In Author in Chief (Avid Reader, Feb.), historian Fehrman examines the tradition of U.S. presidents as authors.
What inspired you to look at presidents through the lens of their authorship?
It was 2008 and I was in grad school, but what I was really doing was going to Politico’s website and clicking refresh way too much. I was obsessed with the presidential campaign, and I was struck by Obama’s books and the enormous reaction to them. I wanted to see—is there a history here? How did this start? What other books have made this kind of impact?
What was the biggest surprise?
The biggest big picture surprise was just how important these books had been. They’ve changed careers, they’ve won campaigns, they’ve been enormous bestsellers. In terms of individual presidents, Lincoln was the big surprise. I knew he loved books, and I knew he didn’t have many growing up, but I didn’t know that he wrote a book. I was surprised how hard he worked to assemble it. He knew before many people did how a book could help make somebody president.
Which presidential book was your favorite?
Calvin Coolidge’s autobiography. He had a great sense of humor, and he was a really fine and simple and spare writer—the kind of writing that looks easy but isn’t. He didn’t try to defend his policies or get into legislative squabbles. He just tried to say, “This is what it feels like to be president as a human being.” And that included the passing of his son while he was in the White House.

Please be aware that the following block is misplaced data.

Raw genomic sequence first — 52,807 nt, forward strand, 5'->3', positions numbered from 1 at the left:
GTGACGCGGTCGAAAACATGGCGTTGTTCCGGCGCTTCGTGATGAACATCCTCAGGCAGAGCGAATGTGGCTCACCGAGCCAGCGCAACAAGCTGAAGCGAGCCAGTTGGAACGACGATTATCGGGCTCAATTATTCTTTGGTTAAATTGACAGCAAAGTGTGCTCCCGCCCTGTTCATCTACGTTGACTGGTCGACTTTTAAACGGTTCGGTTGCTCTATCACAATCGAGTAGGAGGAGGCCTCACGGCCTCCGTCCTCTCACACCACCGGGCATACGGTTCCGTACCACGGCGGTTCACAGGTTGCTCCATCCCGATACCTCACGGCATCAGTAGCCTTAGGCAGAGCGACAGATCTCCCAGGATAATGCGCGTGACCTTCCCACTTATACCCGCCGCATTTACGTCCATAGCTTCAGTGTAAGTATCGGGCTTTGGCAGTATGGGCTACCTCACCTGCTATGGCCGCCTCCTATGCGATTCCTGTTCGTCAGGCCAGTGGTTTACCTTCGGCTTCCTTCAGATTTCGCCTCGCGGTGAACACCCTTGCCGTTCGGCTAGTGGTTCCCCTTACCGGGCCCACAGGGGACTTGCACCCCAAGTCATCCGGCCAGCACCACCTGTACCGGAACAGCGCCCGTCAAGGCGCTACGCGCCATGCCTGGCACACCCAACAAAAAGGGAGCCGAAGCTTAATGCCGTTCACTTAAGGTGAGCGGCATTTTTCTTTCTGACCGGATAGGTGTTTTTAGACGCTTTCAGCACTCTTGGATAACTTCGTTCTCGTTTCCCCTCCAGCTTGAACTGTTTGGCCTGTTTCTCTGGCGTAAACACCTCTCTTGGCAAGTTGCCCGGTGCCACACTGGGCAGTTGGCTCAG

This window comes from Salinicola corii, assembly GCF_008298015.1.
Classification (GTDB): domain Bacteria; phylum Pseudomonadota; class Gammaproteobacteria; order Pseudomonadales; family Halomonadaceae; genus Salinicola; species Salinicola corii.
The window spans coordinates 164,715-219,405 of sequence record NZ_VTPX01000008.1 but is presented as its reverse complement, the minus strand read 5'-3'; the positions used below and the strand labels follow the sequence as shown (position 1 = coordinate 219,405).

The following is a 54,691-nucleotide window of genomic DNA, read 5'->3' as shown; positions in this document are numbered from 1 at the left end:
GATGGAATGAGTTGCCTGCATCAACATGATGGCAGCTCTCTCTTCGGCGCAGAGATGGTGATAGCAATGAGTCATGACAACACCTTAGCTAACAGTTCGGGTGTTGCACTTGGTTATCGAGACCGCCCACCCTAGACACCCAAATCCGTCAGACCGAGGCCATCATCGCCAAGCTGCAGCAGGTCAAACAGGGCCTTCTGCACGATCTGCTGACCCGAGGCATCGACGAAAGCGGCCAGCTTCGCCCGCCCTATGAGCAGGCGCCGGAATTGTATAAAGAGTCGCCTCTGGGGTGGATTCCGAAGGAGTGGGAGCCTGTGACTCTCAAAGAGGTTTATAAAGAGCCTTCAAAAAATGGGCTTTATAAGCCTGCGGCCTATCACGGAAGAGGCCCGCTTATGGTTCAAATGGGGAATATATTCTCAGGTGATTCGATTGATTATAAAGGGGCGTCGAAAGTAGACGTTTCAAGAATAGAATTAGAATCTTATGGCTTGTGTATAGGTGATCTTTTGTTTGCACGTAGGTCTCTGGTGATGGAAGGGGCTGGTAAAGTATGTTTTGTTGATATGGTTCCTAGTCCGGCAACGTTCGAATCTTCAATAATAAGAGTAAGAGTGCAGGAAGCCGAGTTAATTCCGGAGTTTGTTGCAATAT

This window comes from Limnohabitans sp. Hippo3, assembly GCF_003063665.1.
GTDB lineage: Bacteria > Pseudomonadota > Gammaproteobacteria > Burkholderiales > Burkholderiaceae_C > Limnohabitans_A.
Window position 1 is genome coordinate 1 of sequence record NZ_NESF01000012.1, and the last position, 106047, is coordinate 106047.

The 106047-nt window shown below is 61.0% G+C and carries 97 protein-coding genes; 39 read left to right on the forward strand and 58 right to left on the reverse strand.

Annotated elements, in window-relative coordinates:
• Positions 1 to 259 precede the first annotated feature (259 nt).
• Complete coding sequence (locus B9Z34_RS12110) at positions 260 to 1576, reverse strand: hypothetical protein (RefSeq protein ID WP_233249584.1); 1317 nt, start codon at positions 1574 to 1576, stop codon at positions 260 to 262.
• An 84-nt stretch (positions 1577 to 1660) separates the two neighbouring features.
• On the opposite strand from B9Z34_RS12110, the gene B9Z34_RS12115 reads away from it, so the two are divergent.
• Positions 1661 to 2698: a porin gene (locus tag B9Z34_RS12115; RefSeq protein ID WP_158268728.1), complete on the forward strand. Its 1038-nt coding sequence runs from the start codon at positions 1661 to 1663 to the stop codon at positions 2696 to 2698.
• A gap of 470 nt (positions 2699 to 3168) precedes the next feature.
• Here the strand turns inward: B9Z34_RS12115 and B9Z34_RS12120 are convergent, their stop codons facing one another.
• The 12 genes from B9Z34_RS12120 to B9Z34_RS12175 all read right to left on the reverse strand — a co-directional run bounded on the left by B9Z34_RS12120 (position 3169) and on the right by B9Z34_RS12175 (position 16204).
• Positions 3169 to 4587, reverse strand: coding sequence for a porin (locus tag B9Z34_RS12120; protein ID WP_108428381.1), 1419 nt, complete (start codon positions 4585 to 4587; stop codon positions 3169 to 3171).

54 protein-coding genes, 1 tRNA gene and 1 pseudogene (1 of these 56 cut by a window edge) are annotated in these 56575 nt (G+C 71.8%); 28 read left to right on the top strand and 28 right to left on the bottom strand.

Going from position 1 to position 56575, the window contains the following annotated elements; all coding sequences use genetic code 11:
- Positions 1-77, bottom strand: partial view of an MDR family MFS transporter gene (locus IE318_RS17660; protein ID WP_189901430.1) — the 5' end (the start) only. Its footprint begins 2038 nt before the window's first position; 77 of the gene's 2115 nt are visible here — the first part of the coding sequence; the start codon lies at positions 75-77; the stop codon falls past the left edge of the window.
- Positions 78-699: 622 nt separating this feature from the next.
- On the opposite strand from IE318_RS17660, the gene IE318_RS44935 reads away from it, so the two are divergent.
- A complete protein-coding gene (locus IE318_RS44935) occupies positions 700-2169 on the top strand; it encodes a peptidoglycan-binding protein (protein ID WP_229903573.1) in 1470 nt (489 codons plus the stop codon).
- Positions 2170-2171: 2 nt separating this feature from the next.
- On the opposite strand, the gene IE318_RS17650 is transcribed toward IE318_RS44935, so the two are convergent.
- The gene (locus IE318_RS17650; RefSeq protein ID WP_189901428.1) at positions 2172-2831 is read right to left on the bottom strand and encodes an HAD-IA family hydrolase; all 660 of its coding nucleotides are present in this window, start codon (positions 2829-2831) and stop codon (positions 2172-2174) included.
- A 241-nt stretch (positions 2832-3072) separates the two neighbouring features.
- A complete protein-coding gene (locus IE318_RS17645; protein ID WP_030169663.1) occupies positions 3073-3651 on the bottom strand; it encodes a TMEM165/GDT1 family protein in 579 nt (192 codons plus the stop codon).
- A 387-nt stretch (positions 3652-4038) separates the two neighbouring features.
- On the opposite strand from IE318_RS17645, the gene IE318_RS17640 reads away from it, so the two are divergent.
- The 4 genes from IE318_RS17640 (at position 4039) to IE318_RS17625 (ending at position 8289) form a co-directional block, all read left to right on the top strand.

I wasn’t expecting Coolidge to play such a large role in the book. It was really illuminating to see why people voted for him.
He’s not what you would expect a politician to be. He’s not a big talker; he’s not in love with himself. So why was he such an effective politician? I think it’s because he was good at using his odd qualities to make himself seem authentic, but he was also just a really good writer. He wrote really good speeches, too.
How did you select which presidents and books you were going to include?
I tried to find the most interesting stories. I wanted people to love the details and to be excited to talk about the book. Some of the moments I’m most proud of are when John Quincy Adams sits down and reads Thomas Jefferson’s autobiography, or when Ronald Reagan reads Calvin Coolidge’s autobiography. I love the idea of presidents as readers, and I tried to tell the overarching story of how their books influenced other people and the genres themselves. I spent 10 years on this; I had a lot more I could have put into it. It’s pretty short by presidential book standards.